On a nice day this walk is stunning with views over the coast to Barrow and across the sea to the Isle of Man. It’s about 8 ½miles as described here, including approximately 800m of ascent, but you can shorten or lengthen this by taking one of the alternatives. As with most fell walks in the Lake District, some of the ground can be rough and/or boggy in places. With this walk, I’m largely going to let the pictures tell the story…
What this walk means to me
Alighting from the train at Silecroft, at the end of a journey from London, I walked up Black Combe and continued on down to the fell road across Thwaites Fell, getting a lift to my B&B just below Stoneside Hill. A lovely day with blue skies, it was a great introduction to the south western fells. For me Black Combe is the 215th Wainwright. It’s the fell that calls into question AW’s selection criteria. Why did he overlook the south west part of the Lake District. It’s not just Black Combe. White Maiden too, at 610m and a Nuttall (i.e. officially a mountain), is left out. Black Combe would be the 131st Wainwright by height, ironically just slotting in above Haystacks, AW’s final resting place. Maybe that’s why, and I have a theory that the real reason he wrote the Outlying Fells was not all that guff about being too old to walk the higher fells – it was to assuage his guilt over omitting the south western fells, and Black Combe in particular, from the main books. This glaring omission is one of the reasons I love Black Combe.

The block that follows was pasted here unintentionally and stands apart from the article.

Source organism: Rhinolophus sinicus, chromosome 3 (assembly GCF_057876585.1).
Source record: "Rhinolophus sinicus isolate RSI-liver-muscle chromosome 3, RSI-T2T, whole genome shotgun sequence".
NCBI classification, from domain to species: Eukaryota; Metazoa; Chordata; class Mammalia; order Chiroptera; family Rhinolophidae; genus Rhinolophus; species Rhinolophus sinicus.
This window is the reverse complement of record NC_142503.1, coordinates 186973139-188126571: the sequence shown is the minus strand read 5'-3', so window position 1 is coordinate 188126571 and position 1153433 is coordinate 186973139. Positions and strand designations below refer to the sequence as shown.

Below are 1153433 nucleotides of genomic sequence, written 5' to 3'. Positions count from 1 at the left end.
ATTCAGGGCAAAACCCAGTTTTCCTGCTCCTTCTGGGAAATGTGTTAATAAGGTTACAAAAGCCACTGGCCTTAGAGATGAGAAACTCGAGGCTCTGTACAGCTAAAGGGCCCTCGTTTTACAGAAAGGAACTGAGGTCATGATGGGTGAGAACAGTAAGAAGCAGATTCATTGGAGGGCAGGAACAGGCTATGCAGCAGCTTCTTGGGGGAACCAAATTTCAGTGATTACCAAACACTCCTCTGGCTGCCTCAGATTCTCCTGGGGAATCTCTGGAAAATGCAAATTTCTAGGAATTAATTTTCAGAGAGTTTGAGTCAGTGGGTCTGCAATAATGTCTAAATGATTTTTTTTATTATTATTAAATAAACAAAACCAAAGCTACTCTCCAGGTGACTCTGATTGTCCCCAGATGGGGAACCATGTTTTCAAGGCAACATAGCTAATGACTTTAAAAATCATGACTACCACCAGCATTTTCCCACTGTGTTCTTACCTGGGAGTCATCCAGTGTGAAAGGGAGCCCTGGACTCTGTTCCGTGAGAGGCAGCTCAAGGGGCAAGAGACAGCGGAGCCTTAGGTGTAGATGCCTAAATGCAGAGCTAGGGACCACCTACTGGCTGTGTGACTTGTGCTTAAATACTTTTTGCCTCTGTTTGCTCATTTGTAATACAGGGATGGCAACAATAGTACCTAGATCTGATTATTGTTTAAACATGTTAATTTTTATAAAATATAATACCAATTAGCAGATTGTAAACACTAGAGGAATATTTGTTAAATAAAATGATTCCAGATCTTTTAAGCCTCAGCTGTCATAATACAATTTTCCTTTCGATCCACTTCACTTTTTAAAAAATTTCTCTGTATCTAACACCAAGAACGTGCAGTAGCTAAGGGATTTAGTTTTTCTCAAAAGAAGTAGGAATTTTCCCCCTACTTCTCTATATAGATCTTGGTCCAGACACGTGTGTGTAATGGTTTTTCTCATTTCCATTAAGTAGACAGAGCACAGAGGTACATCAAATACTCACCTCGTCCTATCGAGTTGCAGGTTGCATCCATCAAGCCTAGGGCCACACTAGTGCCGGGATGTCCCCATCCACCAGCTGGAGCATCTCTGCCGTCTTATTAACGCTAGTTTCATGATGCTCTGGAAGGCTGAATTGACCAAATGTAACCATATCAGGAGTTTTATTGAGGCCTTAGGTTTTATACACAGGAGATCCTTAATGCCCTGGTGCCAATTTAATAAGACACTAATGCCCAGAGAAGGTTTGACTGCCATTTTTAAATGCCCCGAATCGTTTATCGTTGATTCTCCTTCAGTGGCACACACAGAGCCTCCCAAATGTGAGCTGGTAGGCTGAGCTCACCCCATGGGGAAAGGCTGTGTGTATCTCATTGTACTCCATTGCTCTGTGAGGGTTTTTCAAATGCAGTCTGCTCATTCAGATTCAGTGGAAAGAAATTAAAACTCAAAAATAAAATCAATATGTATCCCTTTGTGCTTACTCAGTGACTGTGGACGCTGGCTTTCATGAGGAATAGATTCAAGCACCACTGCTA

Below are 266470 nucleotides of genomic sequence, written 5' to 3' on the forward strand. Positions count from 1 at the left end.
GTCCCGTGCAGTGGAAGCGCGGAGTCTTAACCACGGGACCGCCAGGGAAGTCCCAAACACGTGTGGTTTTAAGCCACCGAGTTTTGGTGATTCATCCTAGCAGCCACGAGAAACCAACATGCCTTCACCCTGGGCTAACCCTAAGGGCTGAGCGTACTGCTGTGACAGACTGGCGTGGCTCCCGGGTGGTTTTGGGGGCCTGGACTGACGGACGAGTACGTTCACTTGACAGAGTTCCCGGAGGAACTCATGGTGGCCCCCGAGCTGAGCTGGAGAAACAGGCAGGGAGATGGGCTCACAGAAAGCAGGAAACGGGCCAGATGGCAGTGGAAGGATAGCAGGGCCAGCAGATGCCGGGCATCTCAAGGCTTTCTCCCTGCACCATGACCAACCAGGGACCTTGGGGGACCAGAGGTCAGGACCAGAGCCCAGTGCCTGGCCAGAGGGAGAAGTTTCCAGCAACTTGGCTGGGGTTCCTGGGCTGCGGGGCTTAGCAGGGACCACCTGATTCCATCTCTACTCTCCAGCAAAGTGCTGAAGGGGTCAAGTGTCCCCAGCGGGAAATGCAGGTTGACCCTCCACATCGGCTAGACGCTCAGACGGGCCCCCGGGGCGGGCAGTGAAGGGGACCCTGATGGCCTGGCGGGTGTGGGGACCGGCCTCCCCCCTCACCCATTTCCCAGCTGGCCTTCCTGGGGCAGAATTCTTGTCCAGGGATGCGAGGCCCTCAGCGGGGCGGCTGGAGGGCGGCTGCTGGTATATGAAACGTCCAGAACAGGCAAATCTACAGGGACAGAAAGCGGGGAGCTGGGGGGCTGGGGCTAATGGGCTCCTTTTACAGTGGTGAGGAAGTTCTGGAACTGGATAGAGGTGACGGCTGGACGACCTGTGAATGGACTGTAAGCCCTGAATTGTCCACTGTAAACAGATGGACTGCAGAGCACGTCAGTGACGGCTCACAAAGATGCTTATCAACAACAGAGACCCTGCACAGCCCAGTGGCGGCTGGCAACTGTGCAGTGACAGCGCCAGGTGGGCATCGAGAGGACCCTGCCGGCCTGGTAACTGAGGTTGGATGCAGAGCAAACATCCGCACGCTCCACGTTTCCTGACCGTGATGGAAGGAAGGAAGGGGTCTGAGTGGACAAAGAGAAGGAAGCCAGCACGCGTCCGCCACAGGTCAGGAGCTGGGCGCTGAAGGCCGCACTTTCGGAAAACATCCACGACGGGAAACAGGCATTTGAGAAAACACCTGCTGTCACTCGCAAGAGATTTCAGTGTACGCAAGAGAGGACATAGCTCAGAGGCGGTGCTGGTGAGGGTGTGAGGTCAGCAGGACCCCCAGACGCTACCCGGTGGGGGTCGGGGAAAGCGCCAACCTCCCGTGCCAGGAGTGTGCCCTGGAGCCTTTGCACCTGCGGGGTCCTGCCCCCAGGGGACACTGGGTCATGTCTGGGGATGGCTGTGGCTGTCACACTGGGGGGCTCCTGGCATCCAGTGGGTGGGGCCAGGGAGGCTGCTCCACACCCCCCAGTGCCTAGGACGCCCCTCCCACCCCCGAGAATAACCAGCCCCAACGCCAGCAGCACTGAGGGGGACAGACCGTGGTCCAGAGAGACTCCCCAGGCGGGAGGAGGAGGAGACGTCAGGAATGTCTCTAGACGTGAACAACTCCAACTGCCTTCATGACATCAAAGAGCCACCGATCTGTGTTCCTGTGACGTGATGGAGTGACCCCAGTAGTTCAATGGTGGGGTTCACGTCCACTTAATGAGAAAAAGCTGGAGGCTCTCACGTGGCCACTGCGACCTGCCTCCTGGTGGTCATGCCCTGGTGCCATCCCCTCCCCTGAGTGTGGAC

Here’s a video of my walk over Black Combe in July 2010 – this also continues the walk north to Eskdale, up to Scafell and back over Hard Knott and Harter Fell.
From Silecroft station (a), walk along the road to join the main A 5093. Cross the fields (b) and then the A595, following the paths across the fields leading to the obvious base of the fell after Cumpstones and Kirkbank.
The path heads up through the bracken (c).
Don’t forget to pause from time to time (d) to look back down at the view of the coast.
The path takes you to just below the summit, and it is a good idea to strike off and climb the last few metres to the south summit (e), and then walk past the tarn to the main summit (f).
Now you have some options. You can simply retrace your steps back to the start. Another alternative is to take the path that curves off to the left and descends over Little Fell (g), and then follows the base of the fell past Whitbeck. But I recommend that you keep the edge of the ridge close on your right and descend gently to look at Whitecombe Screes (h) and head up onto Stoupdale Head (i). From this side you can see Black Combe’s most interesting features – the combes themselves.
Now two descents to the south and east are available – the path down over White Combe (j), followed by a return to the start along the A595; and the path descending Whitecombe Beck (k). Of course you could also take the descent over Little Fell (g) or retrace your route the way you came.
When I did this walk, I carried on the descent north over Swinside Fell, following the fence on my left to pick up my lift where the fence crosses the fell road below Stoneside Hill (l). But this route is boggy in places, and clearly is only really of interest if you want a linear route that takes you away from Silecroft.